Monday, July 23, 2012

HL7 FHIR Aggregation

Really good explanations recently on Grahame Grieve's weblog recently describing HL7 FHIR (Fast Healthcare Interoperability Resources) from the perspective of v2, CDA and v3 implementation.

FHIR for v3 and CDA implementers
FHIR for v2 implementers

One thing I am still trying to understand is the issue of aggregation, which is accomplished using Atom feeds, which in itself makes a lot of sense, and may have all sorts of side benefits, though it is a little frustrating if your browser (ie Opera) tries to handle the aggregation as though it were a blog feed... but there are two kinds of aggregation we must consider here one when we aggregate a number of like resources, for instance as the result of a non-deterministic search, and the other when multiple types of resource are aggregation into a Message (for v3) or Document (for CDA) Resource.

I find this confusing because it appears that position is used within the Atom syndication to determine which Resource to use as the transport wrapper. Still trying to wrap my head around this. Should prove to get interesting very quickly.

Tuesday, July 10, 2012

My Review of Mobile JavaScript Application Development

Mobile JavaScript Hybridization

By Piers Hollott from Victoria, BC on 7/10/2012


4out of 5

Pros: Well-written, Easy to understand

Best Uses: Intermediate

Describe Yourself: Developer

I have just finished reading a review copy of Adrian Kosmaczewski's book on Mobile Development using JavaScript, and I highly recommend it, particularly if you are faced with a decision about mobile development frameworks and you have a team which is already familiar with hybridized JavaScript approaches like JQuery or GWT.

After dealing with some basic groundwork, Kosmaczewski devotes a solid chapter to each of the prevailing uses of JavaScript in the mobile arena: HTML5 with JavaScript, JQuery Mobile, Sencha Touch, and PhoneGap. While there are advantages to all of these approaches, the prevailing wind seems to indicate use of JQuery Mobile if you are already invested in JQuery, and Sencha Touch if you are building an enterprise-size solution.

Either of these approaches - actually, all of these approaches - will allow you to deploy to multiple platforms, which is a key component of JavaScript hybridization: ubiquity. The difficulty I have personally encountered is the flip side of the ubiquity coin, flexibility. JavaScript may be everywhere, but can also become everything, and this can lead to paralysis.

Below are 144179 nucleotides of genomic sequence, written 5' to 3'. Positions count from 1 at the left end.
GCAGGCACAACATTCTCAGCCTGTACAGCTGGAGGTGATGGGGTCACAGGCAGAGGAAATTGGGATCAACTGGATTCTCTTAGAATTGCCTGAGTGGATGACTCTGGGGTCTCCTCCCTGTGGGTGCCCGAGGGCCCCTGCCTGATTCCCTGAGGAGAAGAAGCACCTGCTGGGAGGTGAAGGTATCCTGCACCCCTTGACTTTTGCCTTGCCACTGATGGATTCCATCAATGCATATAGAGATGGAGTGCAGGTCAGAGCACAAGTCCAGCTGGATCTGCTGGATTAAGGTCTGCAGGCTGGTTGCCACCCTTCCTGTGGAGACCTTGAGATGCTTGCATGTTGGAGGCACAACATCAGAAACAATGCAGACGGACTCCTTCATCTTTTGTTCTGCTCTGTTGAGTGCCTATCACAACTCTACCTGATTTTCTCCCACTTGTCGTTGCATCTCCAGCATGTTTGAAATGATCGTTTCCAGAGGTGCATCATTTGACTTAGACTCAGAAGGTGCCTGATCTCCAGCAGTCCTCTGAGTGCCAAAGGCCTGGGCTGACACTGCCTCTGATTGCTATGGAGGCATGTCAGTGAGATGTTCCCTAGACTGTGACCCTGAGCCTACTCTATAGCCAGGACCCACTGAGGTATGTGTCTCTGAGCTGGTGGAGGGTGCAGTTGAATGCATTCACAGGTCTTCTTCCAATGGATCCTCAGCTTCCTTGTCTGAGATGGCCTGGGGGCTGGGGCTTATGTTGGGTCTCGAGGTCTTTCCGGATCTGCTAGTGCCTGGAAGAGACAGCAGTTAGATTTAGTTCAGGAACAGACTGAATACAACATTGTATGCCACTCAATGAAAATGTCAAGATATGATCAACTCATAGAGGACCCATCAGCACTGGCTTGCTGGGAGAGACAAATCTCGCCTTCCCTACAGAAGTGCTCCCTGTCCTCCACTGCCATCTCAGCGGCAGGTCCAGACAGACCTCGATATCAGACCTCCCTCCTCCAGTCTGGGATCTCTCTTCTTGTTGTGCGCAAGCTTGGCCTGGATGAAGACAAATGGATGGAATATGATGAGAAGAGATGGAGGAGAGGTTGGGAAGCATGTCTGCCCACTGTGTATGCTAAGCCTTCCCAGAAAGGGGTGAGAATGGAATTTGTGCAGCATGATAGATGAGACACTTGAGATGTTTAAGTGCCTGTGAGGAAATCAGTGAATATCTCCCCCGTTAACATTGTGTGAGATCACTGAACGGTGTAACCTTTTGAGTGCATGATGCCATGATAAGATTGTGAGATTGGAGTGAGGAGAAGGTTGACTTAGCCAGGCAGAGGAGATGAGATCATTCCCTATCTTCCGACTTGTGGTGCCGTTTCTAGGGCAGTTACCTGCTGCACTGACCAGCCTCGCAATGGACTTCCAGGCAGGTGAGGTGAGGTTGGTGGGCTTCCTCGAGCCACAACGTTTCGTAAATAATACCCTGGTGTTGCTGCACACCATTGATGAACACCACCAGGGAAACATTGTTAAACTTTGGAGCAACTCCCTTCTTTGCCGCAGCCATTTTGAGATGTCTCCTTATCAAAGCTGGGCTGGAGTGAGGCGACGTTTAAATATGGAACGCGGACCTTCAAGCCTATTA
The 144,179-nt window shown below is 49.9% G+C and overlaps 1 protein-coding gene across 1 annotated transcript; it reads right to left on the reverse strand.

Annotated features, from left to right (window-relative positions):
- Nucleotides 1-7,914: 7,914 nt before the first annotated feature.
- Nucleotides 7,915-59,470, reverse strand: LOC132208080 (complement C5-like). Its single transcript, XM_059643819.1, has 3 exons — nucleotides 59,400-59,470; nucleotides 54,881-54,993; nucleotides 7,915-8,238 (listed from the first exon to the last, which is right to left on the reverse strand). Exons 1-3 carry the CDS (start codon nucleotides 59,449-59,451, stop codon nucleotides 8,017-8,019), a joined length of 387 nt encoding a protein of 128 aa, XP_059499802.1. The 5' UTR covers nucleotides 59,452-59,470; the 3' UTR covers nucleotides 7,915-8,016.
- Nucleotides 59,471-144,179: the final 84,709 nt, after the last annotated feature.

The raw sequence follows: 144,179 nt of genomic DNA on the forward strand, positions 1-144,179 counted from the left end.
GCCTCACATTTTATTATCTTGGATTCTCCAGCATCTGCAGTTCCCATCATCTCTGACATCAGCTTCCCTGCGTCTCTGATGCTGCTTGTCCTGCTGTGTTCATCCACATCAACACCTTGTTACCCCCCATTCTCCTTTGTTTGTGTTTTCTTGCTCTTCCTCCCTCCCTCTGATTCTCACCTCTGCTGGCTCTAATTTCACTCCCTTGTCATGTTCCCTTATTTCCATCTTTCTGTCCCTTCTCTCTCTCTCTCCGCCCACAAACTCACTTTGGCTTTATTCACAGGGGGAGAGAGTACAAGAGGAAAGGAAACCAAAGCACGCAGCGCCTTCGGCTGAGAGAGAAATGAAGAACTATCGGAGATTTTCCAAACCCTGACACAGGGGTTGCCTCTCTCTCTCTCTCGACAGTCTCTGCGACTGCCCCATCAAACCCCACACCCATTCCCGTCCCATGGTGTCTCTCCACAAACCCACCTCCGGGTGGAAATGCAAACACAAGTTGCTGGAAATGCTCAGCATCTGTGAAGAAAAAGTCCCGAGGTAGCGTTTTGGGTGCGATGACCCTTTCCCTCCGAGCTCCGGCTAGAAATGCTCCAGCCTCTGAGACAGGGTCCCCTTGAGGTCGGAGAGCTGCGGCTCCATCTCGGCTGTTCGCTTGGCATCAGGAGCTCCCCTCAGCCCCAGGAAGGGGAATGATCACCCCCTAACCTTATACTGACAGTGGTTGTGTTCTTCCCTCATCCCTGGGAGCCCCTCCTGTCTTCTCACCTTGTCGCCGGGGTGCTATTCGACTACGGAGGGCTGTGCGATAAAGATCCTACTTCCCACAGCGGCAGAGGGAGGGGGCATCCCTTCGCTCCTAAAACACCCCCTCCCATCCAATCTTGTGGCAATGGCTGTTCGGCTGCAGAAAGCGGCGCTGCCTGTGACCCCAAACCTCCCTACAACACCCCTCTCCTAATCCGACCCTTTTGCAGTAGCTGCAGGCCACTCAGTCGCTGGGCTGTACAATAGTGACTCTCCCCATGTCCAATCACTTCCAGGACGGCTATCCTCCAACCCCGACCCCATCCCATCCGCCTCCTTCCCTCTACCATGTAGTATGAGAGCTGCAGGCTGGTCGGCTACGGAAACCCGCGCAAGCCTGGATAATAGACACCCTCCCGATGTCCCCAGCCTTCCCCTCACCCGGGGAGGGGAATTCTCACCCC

An example of this: I have recently been working on some development in with mobile SVG, which is becoming more and better supported on various mobile platforms. SVG is not hard to work with, and rolling your own application to do exciting things is enjoyable if you like that sort of thing; however... do you use HTML with embedded SVG? HTML5? Just SVG with E4X/EcmaScript (which is just JavaScript, really)? or Raphael.js, or Sencha Touch, which encapsulates it?

At some point, you just need to stick your paddle in the water and see which way the current takes you. And Kosmaczewski's book is a good starting point.


Promoting health? It's all in the game | ...

I really want to see this sort of technology succeed, in part because it demonstrates so much the principle of  "genius of the and" - gamification of health not involves the patient more with his own diagnosis and care, it can also provide his healthcare team with better, more regular check in points, as well as an access point for delivery of timely information. For healthcare to be successful, it needs to follow a pattern like this.

Okay, I'm a techie, and I can't help thinking on that level... this approach to delivery of information follows an, albeit loose, Model View Control (MVC) pattern - identifying what information is required to trace healthcare needs, then coordinating between patients' and practitioners' ability to view this information and respond to it, and formalizing a channel of communication between patient and practitioner, outside office hours.

Bertalan Meskó, MD
Promoting health? It's all in the game | Reuters
LONDON (Reuters) - Meet Roxxi - a feisty and fully-armed virtual nanobot. Billed as medicine's mightiest warrior, she's fighting an epic battle deep inside the human body where she launches rapid-fire...